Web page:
Posted On: February 27, 2012

MVP "Immigration Q & A Forum" - This Friday, March 2, 2012

We wanted to find a new way to engage our reader base. Every other Friday, we will post the ten (10) best/most frequently asked questions received during the week from our h1bvisalawyerblog, Facebook, and Twitter readers. We will answer those questions and provide the Q&A on our H-1B Visa Lawyer Blog.

If you have a burning question, are seeking assistance with a difficult immigration related case, wish to discuss your views on Comprehensive Immigration Reform, AZ SB1070, priority dates, the monthly visa bulletin, adjustment applications or the debate focused on Ending Birthright Citizenship, please contact us by submitting your question/comment/viewpoint in our comment box provided on our H-1B Visa Lawyer Blog.

Our next “Q & A Forum” will take place this Friday, March 2nd, 2012. Act now and submit your questions!

THANK YOU!

MVP Law Group, P.A. makes available the information and materials in this forum for informational purposes only. The information is general in nature and does not constitute legal advice or any contractual obligations. Further, the use of this site, and the sending or receipt of this information, does not create an attorney-client relationship between us. And, therefore, your communication with us through this forum will not be considered as privileged or confidential.

Posted On: February 22, 2012

Updated Service Center Processing Times

Processing Time reports for all of the U.S. Citizenship and Immigration Service (USCIS) Service Centers were released on February 21, 2012 with processing dates as of December 31, 2011.

If you filed a petition with one of the Service Centers, please review the links below to determine the applicable processing time associated with your particular case.

California Service Center
National Benefits Center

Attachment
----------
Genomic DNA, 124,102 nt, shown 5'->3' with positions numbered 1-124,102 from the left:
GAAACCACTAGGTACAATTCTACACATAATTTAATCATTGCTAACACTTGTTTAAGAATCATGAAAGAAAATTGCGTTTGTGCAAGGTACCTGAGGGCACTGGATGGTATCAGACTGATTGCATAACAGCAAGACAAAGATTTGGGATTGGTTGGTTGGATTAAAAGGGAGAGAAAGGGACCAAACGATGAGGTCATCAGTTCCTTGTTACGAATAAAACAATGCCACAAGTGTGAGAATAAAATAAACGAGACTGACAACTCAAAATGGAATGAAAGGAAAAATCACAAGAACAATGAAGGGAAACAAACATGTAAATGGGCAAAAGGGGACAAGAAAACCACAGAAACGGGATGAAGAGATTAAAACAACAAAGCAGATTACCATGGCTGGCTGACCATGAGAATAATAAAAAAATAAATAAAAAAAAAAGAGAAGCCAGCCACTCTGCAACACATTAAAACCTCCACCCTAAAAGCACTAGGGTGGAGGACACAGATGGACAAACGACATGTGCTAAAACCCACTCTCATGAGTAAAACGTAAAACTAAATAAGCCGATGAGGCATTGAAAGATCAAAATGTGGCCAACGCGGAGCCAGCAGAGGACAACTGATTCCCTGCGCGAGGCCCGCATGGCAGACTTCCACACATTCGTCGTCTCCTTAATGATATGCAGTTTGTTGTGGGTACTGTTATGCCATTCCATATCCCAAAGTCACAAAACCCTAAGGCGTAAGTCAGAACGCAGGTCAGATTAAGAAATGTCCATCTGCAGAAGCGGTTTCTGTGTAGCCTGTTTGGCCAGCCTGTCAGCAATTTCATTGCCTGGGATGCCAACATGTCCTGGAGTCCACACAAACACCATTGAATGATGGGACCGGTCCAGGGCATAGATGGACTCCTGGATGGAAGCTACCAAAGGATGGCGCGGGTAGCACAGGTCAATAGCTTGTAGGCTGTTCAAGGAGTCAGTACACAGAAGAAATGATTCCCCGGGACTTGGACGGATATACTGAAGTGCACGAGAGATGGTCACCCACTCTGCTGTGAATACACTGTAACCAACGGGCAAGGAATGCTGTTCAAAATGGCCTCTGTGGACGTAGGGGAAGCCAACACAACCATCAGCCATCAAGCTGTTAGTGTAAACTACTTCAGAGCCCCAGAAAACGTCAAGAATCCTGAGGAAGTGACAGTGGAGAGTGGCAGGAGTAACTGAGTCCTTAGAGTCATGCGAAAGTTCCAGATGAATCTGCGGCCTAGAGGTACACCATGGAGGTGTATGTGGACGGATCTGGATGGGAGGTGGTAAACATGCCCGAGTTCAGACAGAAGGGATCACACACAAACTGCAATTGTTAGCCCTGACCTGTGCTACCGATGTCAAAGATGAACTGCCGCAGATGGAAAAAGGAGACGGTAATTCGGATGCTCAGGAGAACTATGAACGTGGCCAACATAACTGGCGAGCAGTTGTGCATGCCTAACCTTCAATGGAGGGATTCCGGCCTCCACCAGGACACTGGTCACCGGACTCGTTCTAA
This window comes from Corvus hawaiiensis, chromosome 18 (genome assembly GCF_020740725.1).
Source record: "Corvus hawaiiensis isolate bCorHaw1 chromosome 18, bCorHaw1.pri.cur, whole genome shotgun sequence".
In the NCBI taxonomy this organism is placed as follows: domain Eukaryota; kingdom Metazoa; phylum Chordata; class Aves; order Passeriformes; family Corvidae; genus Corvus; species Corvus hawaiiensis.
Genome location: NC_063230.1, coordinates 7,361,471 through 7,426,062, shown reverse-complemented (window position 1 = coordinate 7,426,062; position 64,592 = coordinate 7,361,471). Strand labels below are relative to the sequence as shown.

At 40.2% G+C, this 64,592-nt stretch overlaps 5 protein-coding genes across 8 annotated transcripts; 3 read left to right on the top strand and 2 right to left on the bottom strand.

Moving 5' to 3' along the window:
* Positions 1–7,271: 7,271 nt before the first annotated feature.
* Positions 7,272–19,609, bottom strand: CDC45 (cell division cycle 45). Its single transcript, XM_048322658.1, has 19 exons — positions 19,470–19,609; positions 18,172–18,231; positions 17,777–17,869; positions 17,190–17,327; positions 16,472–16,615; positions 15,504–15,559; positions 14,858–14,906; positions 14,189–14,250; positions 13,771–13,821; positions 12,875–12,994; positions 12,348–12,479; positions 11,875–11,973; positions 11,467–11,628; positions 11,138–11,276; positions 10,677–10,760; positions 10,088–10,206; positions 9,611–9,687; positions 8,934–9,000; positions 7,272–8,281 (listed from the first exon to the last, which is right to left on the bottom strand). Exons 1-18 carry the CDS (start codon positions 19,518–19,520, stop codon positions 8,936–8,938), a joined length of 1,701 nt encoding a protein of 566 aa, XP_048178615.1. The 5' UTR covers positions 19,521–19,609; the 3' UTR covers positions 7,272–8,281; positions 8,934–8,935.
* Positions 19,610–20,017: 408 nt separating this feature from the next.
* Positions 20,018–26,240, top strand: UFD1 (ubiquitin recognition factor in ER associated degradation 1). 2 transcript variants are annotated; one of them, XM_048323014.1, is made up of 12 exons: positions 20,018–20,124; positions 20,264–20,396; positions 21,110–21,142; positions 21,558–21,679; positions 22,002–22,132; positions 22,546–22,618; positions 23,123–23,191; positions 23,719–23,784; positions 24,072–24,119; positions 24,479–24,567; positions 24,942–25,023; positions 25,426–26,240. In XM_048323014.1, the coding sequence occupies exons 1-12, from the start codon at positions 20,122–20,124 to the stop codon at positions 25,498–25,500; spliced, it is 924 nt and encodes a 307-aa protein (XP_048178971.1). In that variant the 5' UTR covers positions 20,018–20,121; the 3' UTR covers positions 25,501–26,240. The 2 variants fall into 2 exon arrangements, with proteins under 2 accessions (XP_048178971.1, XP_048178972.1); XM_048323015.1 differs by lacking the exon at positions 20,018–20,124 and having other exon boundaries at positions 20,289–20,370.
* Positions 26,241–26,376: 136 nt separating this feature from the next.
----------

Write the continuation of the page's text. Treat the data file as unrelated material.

Nebraska Service Center
Texas Service Center
Vermont Service Center

**Please be aware that the data provided above is approximately 45 days old at the time of posting.

If your petition is out-side of the normal range listed, contact USCIS. (1-800-375-5283)

If you are a client of MVP Law Group and would like our assistance please contact our office.

Posted On: February 17, 2012

MVP LAW GROUP – Immigration Q&A Forum, Friday, February 17, 2012

MVP Law Group, P.A. makes available the information and materials in this forum for informational purposes only. The information is general in nature and does not constitute legal advice or any contractual obligations. Further, the use of this site, and the sending or receipt of this information, does not create an attorney-client relationship between us. And, therefore, your communication with us through this forum will not be considered as privileged or confidential.


Question #1 – Green Card
Can you obtain permanent residence outside of the country in which you intend to be a resident?

Answer #1
Yes, this process is called Consular Processing. After the necessary forms are filed and approved by the USCIS, an individual will be scheduled for and attend a visa interview at a U.S. Consulate abroad where a Consular Officer will decide within their discretion if an applicant is eligible to receive the requested benefit.


Question #2 – Immigrant Investor
Until recently, I had never heard of an investor immigrant. Is that a new type of person who is allowed to immigrate? If so, what qualifies you to be an investor immigrant?

Answer #2